I have been having many conversations with my [adoptive] mum recently about some very real problems that we are facing as a family. We are actually facing several problems but there is one that stands out and haunts us night and day.
One of our relatives faces a lot of challenges in their everyday life and this is having an unacceptable negative effect on others. This relative has always caused and/or attracted drama of some description (which is exhausting as I only like drama of the Lewis type) but the stakes are now extremely high.
In one of these conversations my mum voiced her upset: I just wanted to give a child a good life and I don’t know if I’ve made his life any better at all. I tried to reassure her that she had made a difference. I replied, completely honestly, that she had definitely made things better and that without her input his life would be significantly worse – who knows where we would be – and the situation now facing us and everyone else would also be far, far worse. I also pointed out that she had stayed true to her promise (I have no idea how – she’s a saint really) and was still involved, even though I think many people would understand it if she just completely wiped her hands of the situation. I think that many people would think she has done her bit; she can just let it all go now. But nope: she’s still there. And I can see that. And I thanked her.
But you see, this whole breaking-the-cycle thing is not something any of us can do on our own. My mum can’t do it. I can’t do it. A mental health professional can’t do it. And can it be done without the ability and willingness of those who seemingly want to perpetuate it? My life has long involved dealing with all sorts of (other people’s!) drama that puts EastEnders and Jeremy Kyle to shame. But the situation can in reality only be made less worse and by a whole collection of people acting together – and even then it’s hard because God things are complicated and hard.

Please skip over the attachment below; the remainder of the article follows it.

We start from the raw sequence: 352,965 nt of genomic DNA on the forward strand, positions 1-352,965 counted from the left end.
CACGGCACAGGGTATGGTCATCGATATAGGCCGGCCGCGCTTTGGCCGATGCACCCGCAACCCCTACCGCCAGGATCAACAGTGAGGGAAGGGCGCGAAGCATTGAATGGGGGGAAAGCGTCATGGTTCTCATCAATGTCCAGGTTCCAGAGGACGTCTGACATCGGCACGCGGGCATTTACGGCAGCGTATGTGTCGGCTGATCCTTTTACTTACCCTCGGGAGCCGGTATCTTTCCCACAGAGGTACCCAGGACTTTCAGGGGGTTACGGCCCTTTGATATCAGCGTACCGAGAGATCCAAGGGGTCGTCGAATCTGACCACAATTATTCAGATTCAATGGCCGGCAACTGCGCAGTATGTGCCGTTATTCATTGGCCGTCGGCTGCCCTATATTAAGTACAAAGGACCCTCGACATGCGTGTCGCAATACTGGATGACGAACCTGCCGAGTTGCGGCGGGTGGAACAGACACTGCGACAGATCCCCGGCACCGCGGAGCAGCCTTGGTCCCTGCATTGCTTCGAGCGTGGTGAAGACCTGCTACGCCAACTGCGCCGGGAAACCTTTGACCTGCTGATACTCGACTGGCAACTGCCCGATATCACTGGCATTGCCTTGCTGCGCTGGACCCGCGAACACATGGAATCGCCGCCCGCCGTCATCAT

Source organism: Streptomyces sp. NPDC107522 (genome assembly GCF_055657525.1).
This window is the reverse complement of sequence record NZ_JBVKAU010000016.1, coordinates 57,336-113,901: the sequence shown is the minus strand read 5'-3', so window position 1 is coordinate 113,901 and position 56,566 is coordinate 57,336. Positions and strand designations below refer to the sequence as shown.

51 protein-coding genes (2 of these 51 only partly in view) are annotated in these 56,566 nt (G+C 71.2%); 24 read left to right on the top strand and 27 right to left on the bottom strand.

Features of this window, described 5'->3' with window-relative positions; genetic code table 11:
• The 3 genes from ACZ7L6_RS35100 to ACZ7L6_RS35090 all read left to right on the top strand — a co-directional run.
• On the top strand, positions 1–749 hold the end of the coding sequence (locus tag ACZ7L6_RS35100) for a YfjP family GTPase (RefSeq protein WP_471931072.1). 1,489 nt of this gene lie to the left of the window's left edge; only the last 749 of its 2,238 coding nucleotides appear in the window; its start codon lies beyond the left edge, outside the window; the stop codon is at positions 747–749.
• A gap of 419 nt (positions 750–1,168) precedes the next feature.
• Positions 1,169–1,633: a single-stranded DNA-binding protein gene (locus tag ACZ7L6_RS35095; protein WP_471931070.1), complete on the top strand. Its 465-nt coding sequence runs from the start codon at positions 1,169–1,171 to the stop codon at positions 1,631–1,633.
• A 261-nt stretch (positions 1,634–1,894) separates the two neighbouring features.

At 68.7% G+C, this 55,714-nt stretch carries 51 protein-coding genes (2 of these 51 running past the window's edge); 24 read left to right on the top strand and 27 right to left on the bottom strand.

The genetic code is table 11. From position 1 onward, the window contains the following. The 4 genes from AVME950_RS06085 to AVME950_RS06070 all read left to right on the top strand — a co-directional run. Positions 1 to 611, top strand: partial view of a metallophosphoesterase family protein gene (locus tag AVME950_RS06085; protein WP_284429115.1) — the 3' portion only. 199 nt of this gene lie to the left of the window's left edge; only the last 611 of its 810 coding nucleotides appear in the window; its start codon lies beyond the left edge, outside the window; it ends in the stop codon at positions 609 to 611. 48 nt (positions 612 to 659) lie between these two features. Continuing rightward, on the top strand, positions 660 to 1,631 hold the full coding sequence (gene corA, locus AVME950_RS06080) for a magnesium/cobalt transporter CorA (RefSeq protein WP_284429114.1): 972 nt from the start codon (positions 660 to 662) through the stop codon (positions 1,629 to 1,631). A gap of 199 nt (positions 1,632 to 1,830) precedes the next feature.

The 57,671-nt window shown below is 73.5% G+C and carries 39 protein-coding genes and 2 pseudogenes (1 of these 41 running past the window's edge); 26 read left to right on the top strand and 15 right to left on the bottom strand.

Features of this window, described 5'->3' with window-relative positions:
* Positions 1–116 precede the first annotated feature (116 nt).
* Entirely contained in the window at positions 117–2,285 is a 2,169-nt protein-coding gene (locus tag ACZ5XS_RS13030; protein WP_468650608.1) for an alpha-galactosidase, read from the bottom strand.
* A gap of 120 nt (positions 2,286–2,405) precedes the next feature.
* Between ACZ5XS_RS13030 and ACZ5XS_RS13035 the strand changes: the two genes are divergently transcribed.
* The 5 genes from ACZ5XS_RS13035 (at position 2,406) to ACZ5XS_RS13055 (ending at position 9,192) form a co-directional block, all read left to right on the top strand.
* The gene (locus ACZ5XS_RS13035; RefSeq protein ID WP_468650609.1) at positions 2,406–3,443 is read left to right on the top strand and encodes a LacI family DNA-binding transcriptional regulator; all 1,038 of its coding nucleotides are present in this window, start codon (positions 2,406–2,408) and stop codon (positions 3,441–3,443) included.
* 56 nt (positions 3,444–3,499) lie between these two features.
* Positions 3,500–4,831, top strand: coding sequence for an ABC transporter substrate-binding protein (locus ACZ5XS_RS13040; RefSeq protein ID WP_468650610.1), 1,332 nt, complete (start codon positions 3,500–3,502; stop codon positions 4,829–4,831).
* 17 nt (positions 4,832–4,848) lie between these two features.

We are adoptees, adopters, care leavers, birth family members and foster family members all trying to come to a solution. And you know what? Where are the barriers between us now?! The barriers are falling and our identities are dissolving and merging and changing. But there is a positive here – insofar as there is one – in that over the last couple of years a whole series of things (including this) has brought greater empathy and understanding all round and a shared sense of all of our experiences. We are now all changing places on the board and seeing it all anew.
But like anyone – whether that be a birth parent, an adopter, a care leaver, or anyone else – we can only do what we can with the resources we have. And ‘resources’ includes things such as mental and physical health as well as support networks, education, and income.
But some of our resources are impaired, including my own to some extent. I completely understand why one of the others, a care leaver, feels completely unable to get involved because to do so would necessitate engagement with social services. Back in the day their local authority made some utterly shocking decisions. In this particular care leaver’s case, I liken their reaction to the one you would get if you told an adult who had been abused by priests as a child (and this was covered up by the hierarchy) that in order to help they must let priests and the hierarchy back into their lives. I understand their reaction because I can also remember a time when the words Social Services or Social Worker made me feel sick to the core on an involuntary visceral level. But your own recovery has to come first: you cannot help anyone else if you yourself are drowning.
I just hope that our collective resources, and especially my own, will be enough.
But I must go now. But there is so much that I cannot even begin, let alone end. (I have not even begun).
I don’t know if all of this is the beginning or the end or the conclusion to what came before. Or maybe a bit in the middle of a never-ending cycle?
As I go to bed my mind un-exorcised, I am reminded of some lines from one of my favourite poems:
But huge and mighty forms, that do not live
Like living men, moved slowly through the mind
By day, and were a trouble to my dreams.
Wordsworth, The Prelude